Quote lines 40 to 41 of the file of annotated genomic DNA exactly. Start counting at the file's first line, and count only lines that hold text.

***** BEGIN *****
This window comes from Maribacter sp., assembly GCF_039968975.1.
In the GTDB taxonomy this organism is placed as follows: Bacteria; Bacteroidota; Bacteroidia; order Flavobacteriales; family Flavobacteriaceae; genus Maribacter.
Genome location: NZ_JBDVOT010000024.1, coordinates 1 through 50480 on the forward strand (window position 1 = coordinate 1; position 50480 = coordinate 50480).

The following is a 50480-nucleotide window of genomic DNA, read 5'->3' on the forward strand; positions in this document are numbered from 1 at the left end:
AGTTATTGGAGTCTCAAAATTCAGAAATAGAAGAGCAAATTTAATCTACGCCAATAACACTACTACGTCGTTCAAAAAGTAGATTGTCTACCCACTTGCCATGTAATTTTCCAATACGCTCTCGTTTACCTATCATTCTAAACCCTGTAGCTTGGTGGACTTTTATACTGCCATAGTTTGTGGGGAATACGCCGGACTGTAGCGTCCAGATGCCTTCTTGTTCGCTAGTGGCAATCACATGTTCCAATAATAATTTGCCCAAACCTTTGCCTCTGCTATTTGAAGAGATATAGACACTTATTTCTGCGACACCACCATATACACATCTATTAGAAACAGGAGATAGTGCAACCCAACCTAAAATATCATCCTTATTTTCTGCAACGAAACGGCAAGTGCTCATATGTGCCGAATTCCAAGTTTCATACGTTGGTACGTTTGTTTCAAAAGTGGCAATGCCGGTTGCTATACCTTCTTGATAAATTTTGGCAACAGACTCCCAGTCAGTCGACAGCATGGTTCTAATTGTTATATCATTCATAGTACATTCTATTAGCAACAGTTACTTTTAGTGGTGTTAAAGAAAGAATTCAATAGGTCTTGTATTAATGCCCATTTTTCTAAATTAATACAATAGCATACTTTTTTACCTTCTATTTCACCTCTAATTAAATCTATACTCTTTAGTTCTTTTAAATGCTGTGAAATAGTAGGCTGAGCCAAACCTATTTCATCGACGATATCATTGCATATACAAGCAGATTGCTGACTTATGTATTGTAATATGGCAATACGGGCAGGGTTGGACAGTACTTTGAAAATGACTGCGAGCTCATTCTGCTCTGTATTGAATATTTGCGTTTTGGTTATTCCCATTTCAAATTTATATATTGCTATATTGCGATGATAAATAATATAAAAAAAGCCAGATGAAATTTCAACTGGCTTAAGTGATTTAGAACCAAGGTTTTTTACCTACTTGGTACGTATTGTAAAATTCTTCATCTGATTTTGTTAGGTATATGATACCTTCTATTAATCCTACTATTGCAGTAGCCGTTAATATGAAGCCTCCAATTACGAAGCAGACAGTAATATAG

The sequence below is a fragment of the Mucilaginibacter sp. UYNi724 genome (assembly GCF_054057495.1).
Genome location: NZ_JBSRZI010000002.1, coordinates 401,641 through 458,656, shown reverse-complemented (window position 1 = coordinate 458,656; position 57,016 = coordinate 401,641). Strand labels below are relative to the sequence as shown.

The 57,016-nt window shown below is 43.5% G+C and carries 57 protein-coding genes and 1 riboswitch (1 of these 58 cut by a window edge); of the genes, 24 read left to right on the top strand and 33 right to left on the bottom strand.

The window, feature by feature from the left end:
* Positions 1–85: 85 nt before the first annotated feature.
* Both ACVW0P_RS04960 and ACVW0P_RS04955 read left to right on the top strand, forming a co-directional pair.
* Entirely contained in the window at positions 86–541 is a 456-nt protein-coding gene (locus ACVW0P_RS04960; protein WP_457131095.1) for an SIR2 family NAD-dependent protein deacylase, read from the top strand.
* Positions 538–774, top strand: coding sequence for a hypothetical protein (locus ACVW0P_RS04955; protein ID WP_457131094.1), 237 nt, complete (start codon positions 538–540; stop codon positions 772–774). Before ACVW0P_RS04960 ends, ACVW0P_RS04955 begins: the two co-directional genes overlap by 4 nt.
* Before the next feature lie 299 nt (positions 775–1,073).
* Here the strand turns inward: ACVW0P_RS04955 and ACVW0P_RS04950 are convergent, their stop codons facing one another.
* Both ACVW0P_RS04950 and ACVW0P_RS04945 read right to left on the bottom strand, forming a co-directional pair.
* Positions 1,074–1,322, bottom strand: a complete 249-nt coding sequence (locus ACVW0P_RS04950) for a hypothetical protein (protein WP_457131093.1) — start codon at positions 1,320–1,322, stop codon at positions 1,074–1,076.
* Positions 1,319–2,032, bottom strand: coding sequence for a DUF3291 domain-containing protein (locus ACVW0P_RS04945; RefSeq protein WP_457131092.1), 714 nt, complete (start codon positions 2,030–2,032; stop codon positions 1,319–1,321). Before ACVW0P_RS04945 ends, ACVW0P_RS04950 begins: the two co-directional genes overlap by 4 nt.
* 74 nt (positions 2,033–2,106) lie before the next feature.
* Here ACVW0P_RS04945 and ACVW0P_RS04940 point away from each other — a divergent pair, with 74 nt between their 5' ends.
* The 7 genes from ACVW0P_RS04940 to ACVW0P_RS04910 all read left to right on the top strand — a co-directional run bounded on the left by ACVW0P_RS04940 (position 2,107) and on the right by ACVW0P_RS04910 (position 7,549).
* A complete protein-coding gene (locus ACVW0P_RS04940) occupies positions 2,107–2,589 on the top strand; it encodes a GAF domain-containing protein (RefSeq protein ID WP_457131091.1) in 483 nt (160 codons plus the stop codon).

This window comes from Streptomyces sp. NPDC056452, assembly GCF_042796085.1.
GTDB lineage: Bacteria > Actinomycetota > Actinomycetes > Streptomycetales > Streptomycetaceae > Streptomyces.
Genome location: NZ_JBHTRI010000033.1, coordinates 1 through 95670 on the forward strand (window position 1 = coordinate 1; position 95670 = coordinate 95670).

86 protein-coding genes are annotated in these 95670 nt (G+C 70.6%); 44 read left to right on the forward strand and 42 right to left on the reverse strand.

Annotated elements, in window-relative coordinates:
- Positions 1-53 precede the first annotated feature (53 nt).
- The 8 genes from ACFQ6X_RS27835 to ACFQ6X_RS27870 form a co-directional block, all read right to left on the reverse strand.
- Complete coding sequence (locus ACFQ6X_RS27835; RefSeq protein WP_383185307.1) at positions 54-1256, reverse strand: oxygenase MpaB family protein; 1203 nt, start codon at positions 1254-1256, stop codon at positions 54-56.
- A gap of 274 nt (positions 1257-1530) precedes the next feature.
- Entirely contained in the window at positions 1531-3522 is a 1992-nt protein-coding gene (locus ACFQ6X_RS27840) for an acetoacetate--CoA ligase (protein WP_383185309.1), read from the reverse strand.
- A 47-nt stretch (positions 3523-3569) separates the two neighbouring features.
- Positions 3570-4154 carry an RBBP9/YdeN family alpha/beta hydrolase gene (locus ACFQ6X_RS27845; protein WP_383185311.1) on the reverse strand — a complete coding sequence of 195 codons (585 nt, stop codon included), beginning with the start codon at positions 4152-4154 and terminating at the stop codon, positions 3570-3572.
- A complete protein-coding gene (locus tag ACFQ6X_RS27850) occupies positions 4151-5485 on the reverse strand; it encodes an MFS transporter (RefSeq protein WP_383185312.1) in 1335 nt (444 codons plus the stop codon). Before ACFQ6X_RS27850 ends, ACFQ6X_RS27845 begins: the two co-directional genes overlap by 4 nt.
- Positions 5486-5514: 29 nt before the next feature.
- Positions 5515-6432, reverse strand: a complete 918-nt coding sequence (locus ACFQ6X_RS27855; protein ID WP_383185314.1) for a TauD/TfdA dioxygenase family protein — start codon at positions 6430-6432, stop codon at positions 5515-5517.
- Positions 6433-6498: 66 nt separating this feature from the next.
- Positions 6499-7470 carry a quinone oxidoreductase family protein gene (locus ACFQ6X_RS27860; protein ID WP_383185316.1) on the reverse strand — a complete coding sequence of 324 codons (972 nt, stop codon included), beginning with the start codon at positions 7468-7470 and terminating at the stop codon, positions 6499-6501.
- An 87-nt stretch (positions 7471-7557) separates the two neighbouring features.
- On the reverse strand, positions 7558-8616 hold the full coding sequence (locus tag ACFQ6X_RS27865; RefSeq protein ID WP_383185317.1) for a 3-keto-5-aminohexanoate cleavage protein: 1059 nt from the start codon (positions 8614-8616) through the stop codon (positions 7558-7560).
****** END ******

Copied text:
- An 87-nt stretch (positions 7471-7557) separates the two neighbouring features.
- On the reverse strand, positions 7558-8616 hold the full coding sequence (locus tag ACFQ6X_RS27865; RefSeq protein ID WP_383185317.1) for a 3-keto-5-aminohexanoate cleavage protein: 1059 nt from the start codon (positions 8614-8616) through the stop codon (positions 7558-7560).